Carl Vehse said...

"I have no way of knowing if any members of his congregation attended."

Perhaps some members of Rev. Nus's Iowa congregations signed your church's visitors book, or told you later that they appreciated being at the ordination service, or maybe someone mentioned to you that they had greeted a visiting member at the ordination or during a reception (if the members attended).

Furthermore, according to synodical resolutions in 1959 and 1986, as well as Synod Bylaw 2.10.3(a), the rite of ordination should normally take place in the presence of the congregation(s) to which the candidate has been called, unless the calling congregation(s) gives permission for its DP to authorize another location for ordination.

So, just as a pastor normally receives a letter of transfer for people who join his congregation from another LCMS church, one would expect you to have received some communications from the two Iowa congregations (perhaps through the Iowa East DP) through whom the call had been made and accepted by Rev. Nus. Certainly one should not presume to conduct and perform a rite of ordination of an individual without proper and appropriate communication and verification of the man's official call to a congregation, especially in another state, 400 miles away. In such communication with congregational leaders, you may also have been told whether any Iowans would be coming to the ordination service at your church.

In addition, it appears from the photographs at Rev. Lehmann's website that Rev. Nus officiated at the Lord's Supper at Redeemer Lutheran Church (another reason for verifying the Iowa congregations' call documents). If there were any members of Rev. Nus' congregation there, they probably would have identified themselves before taking communion, since you do practice closed communion and would distinguish such members from non-LCMS relatives or guests at the ordination/communion service.

William Weedon said...

Dr. Strickert,

Why on earth would we have had any visitors from Pr. Nuss's parish at our church? I don't know what you're talking about.

Pr. Lehmann said...

Again, all of these things should be taken up with Pr. Nus (one 's') and no one else.

Pr. Lehmann said...

I will only add this:

Dr. Strickert,

Your remarks indicate that you have some doubt over whether things were done in good order where Pr. Nus' ordination was concerned.

In so doing, you are committing libel against Pr. Nus, his two congregations, District President Saunders, and Pr. Petersen (and others). If you think Pr. Petersen didn't have proper authorization to ordain, take it up with him. If you don't think Pr. Nus' congregations were consulted, ask them. If you don't think Pres. Saunders authorized the ordination, ask him. If you don't think Pr. Nus practiced closed communion, ask him.

Don't assume. Ask the responsible parties.

But, in the end, it's absolutely none of your business. You are not a member of one of Pr. Nus' congregations, the Iowa District East, or even Redeemer, Fort Wayne. You simply are trying your best to put a cloud over a day of joy, and I'll have none of it.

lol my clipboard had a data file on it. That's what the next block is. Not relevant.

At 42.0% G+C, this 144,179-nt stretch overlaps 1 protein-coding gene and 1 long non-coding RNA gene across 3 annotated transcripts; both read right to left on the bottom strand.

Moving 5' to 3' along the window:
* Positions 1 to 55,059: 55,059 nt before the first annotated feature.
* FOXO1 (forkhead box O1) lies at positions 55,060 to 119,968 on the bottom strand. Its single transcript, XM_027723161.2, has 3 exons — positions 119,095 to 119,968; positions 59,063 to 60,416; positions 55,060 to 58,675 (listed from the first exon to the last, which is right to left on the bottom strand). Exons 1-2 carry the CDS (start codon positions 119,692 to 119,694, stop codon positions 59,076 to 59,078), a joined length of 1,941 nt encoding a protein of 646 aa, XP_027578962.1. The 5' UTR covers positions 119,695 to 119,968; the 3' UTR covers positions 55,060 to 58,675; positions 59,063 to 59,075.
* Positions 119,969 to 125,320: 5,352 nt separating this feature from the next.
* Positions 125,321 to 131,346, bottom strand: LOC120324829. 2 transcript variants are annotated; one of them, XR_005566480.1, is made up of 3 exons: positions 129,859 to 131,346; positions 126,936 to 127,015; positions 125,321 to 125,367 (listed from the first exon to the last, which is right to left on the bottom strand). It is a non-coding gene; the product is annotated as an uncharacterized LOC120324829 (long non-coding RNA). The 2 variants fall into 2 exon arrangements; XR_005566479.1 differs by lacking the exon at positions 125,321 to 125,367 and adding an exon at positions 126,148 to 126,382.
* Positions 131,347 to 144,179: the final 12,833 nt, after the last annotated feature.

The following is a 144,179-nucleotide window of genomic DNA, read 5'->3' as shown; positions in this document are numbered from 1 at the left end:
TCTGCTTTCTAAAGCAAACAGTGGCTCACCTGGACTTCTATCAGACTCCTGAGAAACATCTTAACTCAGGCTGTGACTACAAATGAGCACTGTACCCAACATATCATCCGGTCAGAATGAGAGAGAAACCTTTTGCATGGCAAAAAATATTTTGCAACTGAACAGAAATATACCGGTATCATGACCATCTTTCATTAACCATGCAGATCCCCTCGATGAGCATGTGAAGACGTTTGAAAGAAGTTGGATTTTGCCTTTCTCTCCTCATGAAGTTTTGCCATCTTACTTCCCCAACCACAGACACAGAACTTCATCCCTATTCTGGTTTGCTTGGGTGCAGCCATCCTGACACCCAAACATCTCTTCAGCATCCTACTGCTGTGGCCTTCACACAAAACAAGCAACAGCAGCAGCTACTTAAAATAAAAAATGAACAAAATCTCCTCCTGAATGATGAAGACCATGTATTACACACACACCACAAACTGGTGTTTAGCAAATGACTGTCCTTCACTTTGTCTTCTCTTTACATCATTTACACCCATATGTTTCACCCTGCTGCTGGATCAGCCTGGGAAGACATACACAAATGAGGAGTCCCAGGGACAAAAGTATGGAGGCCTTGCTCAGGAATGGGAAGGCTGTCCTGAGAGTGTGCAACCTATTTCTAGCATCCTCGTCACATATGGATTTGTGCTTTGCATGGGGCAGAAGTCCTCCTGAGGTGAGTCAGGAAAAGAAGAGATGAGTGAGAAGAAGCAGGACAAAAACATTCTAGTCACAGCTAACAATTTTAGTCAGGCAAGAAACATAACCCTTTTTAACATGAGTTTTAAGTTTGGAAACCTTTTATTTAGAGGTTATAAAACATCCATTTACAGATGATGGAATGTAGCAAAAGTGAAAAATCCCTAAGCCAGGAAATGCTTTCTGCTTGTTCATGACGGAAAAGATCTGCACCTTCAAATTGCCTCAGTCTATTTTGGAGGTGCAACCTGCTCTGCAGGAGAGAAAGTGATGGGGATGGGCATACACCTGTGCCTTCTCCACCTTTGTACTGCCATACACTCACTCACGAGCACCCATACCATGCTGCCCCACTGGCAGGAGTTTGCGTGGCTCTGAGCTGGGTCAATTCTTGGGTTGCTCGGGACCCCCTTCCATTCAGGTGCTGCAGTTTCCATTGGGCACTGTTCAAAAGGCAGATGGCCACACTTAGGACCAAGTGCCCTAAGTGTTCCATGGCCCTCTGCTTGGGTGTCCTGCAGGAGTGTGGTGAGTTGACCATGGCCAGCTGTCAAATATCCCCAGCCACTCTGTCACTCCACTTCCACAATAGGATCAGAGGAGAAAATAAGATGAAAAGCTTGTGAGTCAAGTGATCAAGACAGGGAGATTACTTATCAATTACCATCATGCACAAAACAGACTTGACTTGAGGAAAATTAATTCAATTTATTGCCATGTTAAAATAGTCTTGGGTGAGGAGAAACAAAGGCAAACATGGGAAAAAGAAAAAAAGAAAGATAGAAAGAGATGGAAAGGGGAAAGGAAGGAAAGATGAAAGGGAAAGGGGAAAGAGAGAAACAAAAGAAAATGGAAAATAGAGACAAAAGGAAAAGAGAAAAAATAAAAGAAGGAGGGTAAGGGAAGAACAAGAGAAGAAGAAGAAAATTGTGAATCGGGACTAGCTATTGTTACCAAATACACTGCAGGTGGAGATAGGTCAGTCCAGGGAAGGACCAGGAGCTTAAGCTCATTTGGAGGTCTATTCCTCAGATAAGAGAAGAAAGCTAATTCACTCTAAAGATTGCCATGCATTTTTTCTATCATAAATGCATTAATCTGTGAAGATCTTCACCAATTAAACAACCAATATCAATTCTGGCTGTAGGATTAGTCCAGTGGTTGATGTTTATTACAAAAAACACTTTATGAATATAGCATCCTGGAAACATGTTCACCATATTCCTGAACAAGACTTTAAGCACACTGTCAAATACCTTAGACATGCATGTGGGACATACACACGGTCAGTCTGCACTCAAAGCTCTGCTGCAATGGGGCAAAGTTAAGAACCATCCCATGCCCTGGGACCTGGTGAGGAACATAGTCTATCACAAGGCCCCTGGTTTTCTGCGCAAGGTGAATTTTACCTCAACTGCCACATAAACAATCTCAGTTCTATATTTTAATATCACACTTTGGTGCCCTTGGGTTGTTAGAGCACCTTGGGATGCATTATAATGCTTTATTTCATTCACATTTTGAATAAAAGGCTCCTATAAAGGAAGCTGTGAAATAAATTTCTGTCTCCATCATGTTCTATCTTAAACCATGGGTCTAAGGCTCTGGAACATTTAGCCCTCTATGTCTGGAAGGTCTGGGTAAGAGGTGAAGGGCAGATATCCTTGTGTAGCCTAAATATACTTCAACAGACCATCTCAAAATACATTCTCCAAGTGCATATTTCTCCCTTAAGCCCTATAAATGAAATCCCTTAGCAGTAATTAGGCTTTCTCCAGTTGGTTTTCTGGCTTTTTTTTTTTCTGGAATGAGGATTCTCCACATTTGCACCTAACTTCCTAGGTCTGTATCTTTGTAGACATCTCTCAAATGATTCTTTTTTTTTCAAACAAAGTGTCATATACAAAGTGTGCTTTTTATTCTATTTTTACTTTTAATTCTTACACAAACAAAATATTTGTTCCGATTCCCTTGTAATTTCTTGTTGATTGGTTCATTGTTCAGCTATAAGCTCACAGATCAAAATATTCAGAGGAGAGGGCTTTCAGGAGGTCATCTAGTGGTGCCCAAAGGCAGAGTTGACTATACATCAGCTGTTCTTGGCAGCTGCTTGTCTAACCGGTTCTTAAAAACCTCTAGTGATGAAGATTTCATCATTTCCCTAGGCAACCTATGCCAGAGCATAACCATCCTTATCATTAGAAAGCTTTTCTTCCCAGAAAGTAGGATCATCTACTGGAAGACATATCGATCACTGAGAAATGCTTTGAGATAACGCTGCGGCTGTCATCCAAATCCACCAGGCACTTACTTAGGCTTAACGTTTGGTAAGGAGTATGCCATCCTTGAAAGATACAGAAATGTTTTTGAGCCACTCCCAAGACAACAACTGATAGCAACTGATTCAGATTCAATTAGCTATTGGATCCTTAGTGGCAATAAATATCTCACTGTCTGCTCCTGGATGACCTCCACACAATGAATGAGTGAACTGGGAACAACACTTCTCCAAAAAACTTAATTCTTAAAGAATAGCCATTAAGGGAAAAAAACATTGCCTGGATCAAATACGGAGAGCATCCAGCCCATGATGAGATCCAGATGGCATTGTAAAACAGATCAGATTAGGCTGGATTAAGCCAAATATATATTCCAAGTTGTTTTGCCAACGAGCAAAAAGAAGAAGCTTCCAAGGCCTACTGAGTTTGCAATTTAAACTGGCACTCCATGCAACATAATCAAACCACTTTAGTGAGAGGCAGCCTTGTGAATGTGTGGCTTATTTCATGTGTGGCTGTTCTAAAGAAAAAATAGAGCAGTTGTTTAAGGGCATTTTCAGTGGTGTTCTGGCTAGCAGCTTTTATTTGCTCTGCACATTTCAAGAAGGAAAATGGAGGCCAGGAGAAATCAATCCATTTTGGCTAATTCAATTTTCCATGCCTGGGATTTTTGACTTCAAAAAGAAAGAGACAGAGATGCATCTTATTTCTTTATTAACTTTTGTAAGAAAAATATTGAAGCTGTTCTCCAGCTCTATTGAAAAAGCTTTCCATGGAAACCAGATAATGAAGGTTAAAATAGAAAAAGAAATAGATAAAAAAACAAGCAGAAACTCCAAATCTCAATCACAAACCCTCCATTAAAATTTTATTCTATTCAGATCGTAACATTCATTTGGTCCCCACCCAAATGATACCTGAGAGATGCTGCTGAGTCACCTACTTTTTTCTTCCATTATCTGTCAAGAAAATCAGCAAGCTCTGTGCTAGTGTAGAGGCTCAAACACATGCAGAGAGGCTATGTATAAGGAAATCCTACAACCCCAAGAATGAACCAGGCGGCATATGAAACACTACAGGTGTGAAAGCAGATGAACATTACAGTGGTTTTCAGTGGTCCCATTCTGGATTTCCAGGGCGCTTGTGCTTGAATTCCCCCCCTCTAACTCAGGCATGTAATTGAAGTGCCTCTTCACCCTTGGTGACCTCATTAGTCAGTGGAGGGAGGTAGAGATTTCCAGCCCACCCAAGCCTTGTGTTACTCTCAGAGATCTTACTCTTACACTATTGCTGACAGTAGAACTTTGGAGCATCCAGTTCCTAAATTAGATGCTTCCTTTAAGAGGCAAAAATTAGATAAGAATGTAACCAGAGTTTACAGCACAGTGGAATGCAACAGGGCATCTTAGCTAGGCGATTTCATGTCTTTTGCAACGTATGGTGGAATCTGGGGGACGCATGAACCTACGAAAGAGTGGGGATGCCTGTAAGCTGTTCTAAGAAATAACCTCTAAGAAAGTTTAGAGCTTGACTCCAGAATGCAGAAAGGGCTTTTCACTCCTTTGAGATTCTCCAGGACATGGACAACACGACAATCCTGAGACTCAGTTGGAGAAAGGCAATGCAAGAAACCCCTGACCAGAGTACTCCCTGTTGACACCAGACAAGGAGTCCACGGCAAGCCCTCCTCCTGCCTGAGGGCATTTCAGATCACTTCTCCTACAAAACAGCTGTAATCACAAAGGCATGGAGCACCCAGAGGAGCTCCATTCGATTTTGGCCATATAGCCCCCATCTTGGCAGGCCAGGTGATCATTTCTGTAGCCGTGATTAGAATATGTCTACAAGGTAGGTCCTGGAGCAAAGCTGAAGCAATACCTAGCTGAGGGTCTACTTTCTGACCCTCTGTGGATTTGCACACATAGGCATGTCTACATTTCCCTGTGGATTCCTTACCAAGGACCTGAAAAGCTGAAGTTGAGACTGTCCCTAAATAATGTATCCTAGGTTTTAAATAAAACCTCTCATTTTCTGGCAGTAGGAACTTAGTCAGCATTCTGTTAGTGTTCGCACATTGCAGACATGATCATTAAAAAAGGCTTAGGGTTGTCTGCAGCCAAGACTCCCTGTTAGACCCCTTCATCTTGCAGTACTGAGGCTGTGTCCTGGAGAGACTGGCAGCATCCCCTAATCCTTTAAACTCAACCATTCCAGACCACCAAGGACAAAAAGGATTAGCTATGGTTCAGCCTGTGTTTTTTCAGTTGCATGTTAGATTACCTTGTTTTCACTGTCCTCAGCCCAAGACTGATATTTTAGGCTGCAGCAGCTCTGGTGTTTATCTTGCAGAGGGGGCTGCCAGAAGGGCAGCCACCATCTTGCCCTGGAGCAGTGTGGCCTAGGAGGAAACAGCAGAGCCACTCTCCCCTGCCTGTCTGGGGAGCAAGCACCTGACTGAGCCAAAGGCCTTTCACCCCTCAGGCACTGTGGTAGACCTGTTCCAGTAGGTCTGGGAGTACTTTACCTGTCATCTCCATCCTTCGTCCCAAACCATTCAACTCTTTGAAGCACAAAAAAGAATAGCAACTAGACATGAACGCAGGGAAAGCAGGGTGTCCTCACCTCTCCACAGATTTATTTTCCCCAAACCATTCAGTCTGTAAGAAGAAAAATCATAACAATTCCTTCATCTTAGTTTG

I don't know why I'm writing this. The reason I banned you at my blog is that I don't really want to talk to you... ever.

Carl Vehse said...

Rev. Weedon: "Why on earth would we have had any visitors from Pr. Nuss's parish at our church?"

Since Rev. Nus is the pastor God called through their congregations, it is reasonable to have asked (as I did at 8:54 pm) if any members from those Iowa congregations were able to attend their pastor's ordination at your church in Indiana.

Why on earth was there the kind of response that has been made to such a question?

Rev. Lehmann: "Your remarks indicate that you have some doubt over whether things were done in good order where Pr. Nus' ordination was concerned."

Rev. Lehmann, No, my remarks indicate no such doubt about the ordination. In the meantime, you should try not to be so bitter against what you read. Don't assume. Ask the responsible party.

William Weedon said...

Dr. Strickert,

My church is not in Indiana. It is St. Paul's in Hamel Illinois. The church where Pr. Nus was ordained is in Indiana, and is Redeemer Lutheran Church in Fort Wayne where Pr. Petersen is pastor.

Carl Vehse said...

Rev. Weedon,

Oops. Mea culpa! Right church; wrong pastor! I have sent my 8:54 PM question to Rev. Petersen.

And my 1:27 PM post regarding the visitors' book, a reception, communications with the Iowa congegations, the communion service, etc., at Redeemer Lutheran Church would be to Rev. Petersen, rather than you, since he, as pastor there, was the one involved and likely to have met any Iowa visitors if they attended the ordination.

I do still stand by my quotes from the Treatise, Pieper, and Mueller.

As for the ordination at Redeemer, with Rev. Petersen (rather than you) officiating, whether anyone from Iowa was able to attend or not, my question did not indicate or imply any doubt about the validity of the ordination or the call of Rev. Nus to Trinity Lutheran Church and Calvary Lutheran Church.